To me, the matter of photo editing does not lie in the act itself, but in the end result: Why was the editing done? What did it accomplish? And what was the net effect? By judging these things on a case-by-case basis, only then can one establish the noteworthiness of any given image. But, the organization that makes these rules makes another mistake: they are trying to establish the metric by which all forms of photojournalism are judged, so as to bring credibility to the entire industry. It doesn't work that way.

The credibility of a reporter or photographer, and of the news organizations behind them, is established by their longer-term reputations that can only be established over time and by broader industry recognition. It is not established by instituting rules that don't address the realities of how individuals do their jobs. When Jayson Blair of the New York Times was found to have fabricated stories for the newspaper, the paper didn't re-establish its credibility by instituting new rules that dictated that writers could no longer use spell-checkers or word processors to write their stories. Their reputation was re-established because it was well-known to be an anomalous incident.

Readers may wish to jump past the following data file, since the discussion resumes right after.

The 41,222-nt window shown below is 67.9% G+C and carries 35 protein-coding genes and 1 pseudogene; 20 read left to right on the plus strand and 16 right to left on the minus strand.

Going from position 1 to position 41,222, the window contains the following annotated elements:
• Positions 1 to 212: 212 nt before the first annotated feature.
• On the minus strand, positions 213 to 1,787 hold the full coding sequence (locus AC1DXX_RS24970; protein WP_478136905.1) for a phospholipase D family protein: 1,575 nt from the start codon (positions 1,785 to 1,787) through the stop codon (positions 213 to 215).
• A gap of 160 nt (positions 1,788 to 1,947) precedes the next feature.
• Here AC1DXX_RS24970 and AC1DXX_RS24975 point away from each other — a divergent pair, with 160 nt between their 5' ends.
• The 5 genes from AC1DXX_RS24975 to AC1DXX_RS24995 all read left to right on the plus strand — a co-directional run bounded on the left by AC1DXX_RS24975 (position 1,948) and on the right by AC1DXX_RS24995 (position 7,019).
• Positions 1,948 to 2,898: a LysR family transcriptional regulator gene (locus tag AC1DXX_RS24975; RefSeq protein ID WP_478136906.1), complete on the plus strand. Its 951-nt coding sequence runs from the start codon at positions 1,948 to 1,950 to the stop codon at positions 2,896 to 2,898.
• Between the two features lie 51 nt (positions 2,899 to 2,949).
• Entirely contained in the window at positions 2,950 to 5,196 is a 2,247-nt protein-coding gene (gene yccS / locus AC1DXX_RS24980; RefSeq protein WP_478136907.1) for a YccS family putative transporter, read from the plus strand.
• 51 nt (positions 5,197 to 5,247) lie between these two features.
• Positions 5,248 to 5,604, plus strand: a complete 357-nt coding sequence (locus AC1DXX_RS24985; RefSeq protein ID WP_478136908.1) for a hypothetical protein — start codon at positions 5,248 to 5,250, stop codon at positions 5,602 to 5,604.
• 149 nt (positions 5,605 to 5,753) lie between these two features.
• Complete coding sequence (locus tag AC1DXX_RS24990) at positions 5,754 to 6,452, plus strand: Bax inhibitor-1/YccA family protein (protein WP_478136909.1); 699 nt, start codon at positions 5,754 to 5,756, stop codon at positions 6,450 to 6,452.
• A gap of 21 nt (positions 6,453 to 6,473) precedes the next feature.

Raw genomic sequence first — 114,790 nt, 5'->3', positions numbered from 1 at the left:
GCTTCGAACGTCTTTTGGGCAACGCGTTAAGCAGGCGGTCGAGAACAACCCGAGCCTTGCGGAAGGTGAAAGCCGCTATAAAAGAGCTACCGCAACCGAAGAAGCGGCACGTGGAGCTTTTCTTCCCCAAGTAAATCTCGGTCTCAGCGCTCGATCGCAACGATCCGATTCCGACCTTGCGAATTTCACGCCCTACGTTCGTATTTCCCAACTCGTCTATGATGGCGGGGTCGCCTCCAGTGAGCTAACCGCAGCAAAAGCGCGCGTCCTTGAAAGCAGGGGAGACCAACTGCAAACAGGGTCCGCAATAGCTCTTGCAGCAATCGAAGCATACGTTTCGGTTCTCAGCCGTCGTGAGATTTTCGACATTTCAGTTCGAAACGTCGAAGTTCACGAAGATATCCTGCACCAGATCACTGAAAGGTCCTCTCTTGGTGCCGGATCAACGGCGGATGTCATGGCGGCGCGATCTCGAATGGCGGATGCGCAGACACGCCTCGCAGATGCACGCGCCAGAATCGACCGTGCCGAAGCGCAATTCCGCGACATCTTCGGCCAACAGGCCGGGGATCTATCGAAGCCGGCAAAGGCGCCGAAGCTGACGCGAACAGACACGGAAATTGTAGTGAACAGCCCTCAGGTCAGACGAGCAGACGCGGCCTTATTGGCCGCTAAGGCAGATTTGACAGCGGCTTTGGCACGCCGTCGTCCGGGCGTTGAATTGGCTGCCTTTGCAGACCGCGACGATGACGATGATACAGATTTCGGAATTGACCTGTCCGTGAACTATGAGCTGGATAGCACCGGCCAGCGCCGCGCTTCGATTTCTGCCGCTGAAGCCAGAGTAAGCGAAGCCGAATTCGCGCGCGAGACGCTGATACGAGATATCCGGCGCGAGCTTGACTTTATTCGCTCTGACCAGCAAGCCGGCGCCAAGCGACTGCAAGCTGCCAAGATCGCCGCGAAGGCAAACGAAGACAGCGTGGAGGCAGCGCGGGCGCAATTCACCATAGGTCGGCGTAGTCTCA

Framing My Opinion
black and white, dans, horizontal, personal, self-portrait, photograph
It's ridiculous to assume that the public's view of a reporter or newspaper is somehow less credible because computer-aided tools were used to write stories. Spelling and grammatical errors in writing are analogous to the technical errors in photography, where dust, brightness contrast or focus may not be exactly correct. Accordingly, the public knows and expects that reporters will use word processors, and they also expect that the industry has other mechanisms in place (either internally or externally) to catch liars. Similarly, the public should know that photographers use tools (whether chemistry found in the darkroom, or software on a computer) to render images correctly in their newspapers, and that other metrics are used to determine whether an image is appropriate or not.